I'VE GOT THE BYTE ON MY SIDE

57005 or alive

Better TeX math typesetting in Hugo

Aug 7, 2016 math blog web hugo

There is a page in the Hugo documentation that describes how to use MathJax to embed nicely-typeset mathematics in one’s Hugo-generated site.

For my own site, I took this as a starting point and made a few improvements. Here’s how I do the math typesetting in this blog.

Curious behavior when de-duplicating a collection in PowerShell

Aug 2, 2016 powershell performance bug

This is a bug/curiosity in PowerShell that I stumbled upon a few years ago, but never wrote up. The behavior hasn’t changed significantly in the intervening verions, so now I’m finally getting around to a quick blog post.

Git for Windows accidentally creates NTFS alternate data streams

Jul 20, 2016 git neat windows bug

As part of the small minority of devs at my company who primarily run Windows, I’m accustomed to working around occasional Unix-specific behaviors in our build and deployment systems. Cygwin makes most stuff just work, I can fix simple incompatibilities myself, and as a last resort I can always boot into OSX for a while if needed.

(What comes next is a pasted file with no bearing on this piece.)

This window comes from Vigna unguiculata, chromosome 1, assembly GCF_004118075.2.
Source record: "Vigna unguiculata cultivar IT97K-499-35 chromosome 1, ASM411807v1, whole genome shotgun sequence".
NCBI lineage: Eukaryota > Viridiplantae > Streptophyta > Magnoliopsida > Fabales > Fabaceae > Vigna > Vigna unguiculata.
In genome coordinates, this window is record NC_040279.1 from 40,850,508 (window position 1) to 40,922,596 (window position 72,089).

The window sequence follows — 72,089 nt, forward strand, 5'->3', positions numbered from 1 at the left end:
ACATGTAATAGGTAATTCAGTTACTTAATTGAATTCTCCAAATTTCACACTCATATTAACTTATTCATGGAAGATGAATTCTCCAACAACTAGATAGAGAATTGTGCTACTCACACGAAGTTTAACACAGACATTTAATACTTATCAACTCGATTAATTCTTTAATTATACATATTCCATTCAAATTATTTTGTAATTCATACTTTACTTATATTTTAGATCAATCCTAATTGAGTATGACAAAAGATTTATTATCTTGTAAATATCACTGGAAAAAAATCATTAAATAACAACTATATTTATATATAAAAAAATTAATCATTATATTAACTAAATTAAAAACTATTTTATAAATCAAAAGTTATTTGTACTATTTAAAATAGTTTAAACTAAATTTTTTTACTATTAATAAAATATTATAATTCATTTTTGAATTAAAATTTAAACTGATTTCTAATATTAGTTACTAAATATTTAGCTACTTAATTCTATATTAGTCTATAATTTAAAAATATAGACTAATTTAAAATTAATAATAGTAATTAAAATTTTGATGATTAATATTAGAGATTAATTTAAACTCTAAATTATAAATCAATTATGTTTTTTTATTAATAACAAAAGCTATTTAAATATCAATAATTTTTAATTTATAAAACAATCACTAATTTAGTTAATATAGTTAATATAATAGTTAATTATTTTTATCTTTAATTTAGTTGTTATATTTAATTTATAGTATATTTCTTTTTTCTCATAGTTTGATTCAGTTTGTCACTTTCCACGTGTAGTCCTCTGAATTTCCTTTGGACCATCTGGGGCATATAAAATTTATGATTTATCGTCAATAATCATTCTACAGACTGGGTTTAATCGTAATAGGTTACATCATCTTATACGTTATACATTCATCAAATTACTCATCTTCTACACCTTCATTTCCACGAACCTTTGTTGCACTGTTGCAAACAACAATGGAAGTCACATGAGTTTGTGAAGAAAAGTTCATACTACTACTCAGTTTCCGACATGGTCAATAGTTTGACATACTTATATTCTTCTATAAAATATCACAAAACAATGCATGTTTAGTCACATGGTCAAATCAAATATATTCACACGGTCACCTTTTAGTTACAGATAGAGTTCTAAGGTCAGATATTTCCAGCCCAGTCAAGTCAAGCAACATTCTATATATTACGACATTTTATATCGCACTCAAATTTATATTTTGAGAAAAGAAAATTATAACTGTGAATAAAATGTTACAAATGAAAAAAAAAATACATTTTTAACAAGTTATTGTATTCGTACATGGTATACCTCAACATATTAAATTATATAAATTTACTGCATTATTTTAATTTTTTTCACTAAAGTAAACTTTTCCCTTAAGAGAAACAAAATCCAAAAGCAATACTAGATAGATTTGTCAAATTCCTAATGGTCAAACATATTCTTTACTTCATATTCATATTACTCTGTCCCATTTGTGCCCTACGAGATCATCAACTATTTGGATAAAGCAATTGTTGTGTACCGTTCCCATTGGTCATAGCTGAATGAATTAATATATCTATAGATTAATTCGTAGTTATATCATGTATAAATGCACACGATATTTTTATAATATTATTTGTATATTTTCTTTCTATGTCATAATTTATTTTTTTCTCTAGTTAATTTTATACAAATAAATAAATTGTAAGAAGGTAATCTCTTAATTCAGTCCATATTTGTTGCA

One oddity that took me quite some time to diagnose, though, was Git’s strange behavior when dealing with files in our repo whose names contained a colon.

Moving to a static site generator

Jun 13, 2016 blog web hugo

This blog started on wordpress.com back in February of 2012, then in November 2013 I moved it to a hosted WordPress.org site here at latkin.org. WordPress is quite nice, but it seemed like it was a bit heavyweight given my very basic needs. I’ve wanted to slim down the site and get more hands-on for a while, now.

Over the past few weeks, I’ve been migrating the entire blog to the Hugo static site generator. I’m pleased to announce that the migration is complete!

Benchmarking IEnumerables in F# - Seq.timed

Feb 8, 2016 F# performance

It’s pretty straightforward to do basic benchmarking of a single, self-contained piece of code in .NET. You just make a Stopwatch sandwich (let sw = Stopwatch.StartNew(); <code goes here>; sw.Stop()), then read off the elapsed time from the Stopwatch.

What about measuring the throughput of a data pipeline? In this case one is less interested in timing a single block of code from start to finish, and more interested in bulk metrics like computations/sec or milliseconds/item. Oftentimes such pipelines are persistent or very long-running, so a useful benchmark would not be a one-time measurement, but rather something that samples repeatedly.

Furthermore, it’s sometimes difficult to determine where the bottleneck in a chain of computations lies. Is the root data source the culprit? Or is it perhaps an intermediate transformation that’s slow, or even the final consumer?